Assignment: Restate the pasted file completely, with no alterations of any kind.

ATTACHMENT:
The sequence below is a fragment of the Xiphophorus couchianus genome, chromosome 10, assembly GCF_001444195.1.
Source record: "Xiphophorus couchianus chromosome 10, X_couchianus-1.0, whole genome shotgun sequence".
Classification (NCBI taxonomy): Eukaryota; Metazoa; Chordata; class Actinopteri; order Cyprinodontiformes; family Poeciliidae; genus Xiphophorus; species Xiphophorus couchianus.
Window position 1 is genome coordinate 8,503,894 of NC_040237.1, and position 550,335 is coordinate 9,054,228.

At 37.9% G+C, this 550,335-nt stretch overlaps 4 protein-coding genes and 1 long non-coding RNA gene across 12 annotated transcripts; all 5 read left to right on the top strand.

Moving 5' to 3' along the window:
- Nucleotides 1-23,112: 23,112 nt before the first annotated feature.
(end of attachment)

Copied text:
The sequence below is a fragment of the Xiphophorus couchianus genome, chromosome 10, assembly GCF_001444195.1.
Source record: "Xiphophorus couchianus chromosome 10, X_couchianus-1.0, whole genome shotgun sequence".
Classification (NCBI taxonomy): Eukaryota; Metazoa; Chordata; class Actinopteri; order Cyprinodontiformes; family Poeciliidae; genus Xiphophorus; species Xiphophorus couchianus.
Window position 1 is genome coordinate 8,503,894 of NC_040237.1, and position 550,335 is coordinate 9,054,228.

At 37.9% G+C, this 550,335-nt stretch overlaps 4 protein-coding genes and 1 long non-coding RNA gene across 12 annotated transcripts; all 5 read left to right on the top strand.

Moving 5' to 3' along the window:
- Nucleotides 1-23,112: 23,112 nt before the first annotated feature.